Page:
In a California state court trial against Intuitive Surgical Inc. over injuries a woman claims was caused by the company’s surgical robot, Mark Geragos’s closing rebuttal used the medical device giant's own marketing and defense witness testimony to argue it pushed a potentially dangerous surgical system.
Michelle Zarick claimed Intuitive’s da Vinci surgical robot was responsible for a bowel injury she suffered as a result of a 2009 hysterectomy.
During the 8-day trial in 2016, her attorneys requested $30 million in damages.
During closing rebuttal, Geragos, of Geragos & Geragos in Los Angeles, pointed out that long before Zarick’s surgery, hysterectomies represented a fraction of the procedures in which the da Vinci device was used. Then, “they decided they were going to create another market for their surgical system, and that other market was going to be on women,” Geragos said. “That’s great if it’s going to be everything it was touted to be.”
But Geragos argued the company’s claims in its marketing materials and elsewhere did not match up with the truth. Geragos reminded jurors of brochures the company published over the years promising women could get back to activity “faster” than with traditional methods, and that average recovery could take 4.5 weeks. That claim, Geragos said, was undercut by defense witness testimony that it generally took about 8 weeks to recover from the procedure.
“The doctor who [the defense] just took to breakfast and paid to come down here and stay at the hotel… [the defense] put so much information into her head, I mean she couldn’t figure it out: ‘Wait? Am I saying 8 weeks? Do I say 4.5?’ Geragos told jurors, mimicking a confused witness. “You could see the wheels turning, she didn’t know what was going on.
“And the reason is because the whole thing is totally illogical. Because the 2011 [brochure] is still using the scam of 4.5 weeks [of recovery].”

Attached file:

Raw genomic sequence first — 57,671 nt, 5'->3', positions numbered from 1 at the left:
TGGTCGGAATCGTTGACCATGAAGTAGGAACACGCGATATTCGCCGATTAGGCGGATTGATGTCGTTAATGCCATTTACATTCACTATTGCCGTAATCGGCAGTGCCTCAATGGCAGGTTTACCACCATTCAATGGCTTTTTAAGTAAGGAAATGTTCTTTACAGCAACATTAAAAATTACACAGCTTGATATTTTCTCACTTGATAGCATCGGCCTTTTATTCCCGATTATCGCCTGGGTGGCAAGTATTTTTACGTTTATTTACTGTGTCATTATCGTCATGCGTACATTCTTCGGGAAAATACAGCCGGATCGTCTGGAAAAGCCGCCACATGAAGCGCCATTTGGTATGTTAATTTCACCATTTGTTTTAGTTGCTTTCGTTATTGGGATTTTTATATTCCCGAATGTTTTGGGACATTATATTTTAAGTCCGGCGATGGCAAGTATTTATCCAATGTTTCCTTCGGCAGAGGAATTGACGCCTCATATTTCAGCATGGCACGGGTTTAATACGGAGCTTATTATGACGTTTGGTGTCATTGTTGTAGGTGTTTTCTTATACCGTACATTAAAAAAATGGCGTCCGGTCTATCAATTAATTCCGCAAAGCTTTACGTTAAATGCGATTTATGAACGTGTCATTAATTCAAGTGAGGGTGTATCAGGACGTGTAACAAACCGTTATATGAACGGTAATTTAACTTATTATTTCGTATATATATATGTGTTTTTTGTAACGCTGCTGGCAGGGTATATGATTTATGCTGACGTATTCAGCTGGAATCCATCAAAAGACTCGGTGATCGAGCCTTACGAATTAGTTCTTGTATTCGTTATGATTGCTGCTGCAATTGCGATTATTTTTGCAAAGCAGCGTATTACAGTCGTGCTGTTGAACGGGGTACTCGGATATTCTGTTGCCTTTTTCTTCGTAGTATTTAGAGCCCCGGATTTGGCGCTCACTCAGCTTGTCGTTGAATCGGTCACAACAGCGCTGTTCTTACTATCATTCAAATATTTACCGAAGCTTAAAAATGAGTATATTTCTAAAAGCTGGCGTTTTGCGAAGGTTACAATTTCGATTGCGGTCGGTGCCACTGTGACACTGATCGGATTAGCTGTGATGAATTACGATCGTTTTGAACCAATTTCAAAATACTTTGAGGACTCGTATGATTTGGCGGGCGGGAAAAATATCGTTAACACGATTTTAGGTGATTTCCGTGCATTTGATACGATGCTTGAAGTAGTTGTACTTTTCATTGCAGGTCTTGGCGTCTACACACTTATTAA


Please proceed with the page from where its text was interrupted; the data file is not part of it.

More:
Geragos contended that claim was important. “This was a supposed cure for a problem that didn’t exist,” Geragos said. “This was a company that decided they were going to prey on women now, and they were going to create a need for this surgery.”
Geragos argued that, more than simply creating a need, anecdotal evidence showed the device actually caused more problems similar to those Zarick suffered. Geragos reminded jurors of testimony from a physician who said she had performed about 200 hysterectomies with a single complication similar to Zarick’s before using da Vinci, while in da Vinci-aided procedures she had experienced 3 such incidents.
Geragos quipped that the defense witness became confused as to whether those 3 incidents came within 20 or 200 da Vinci procedures. “Whatever the hell was going on with her, I don’t know, but the fact is there was never a problem [before].”
I know that I’m making fun,” Geragos added, “but it’s no joking matter. You’re taking women’s health and introducing a robot into the equation, and you’re having exactly, by the way, exactly what happened to [Zarick].”
Intuitive and Zarick settled before the jury reached a verdict.
Email Arlin Crisco at firstname.lastname@example.org.
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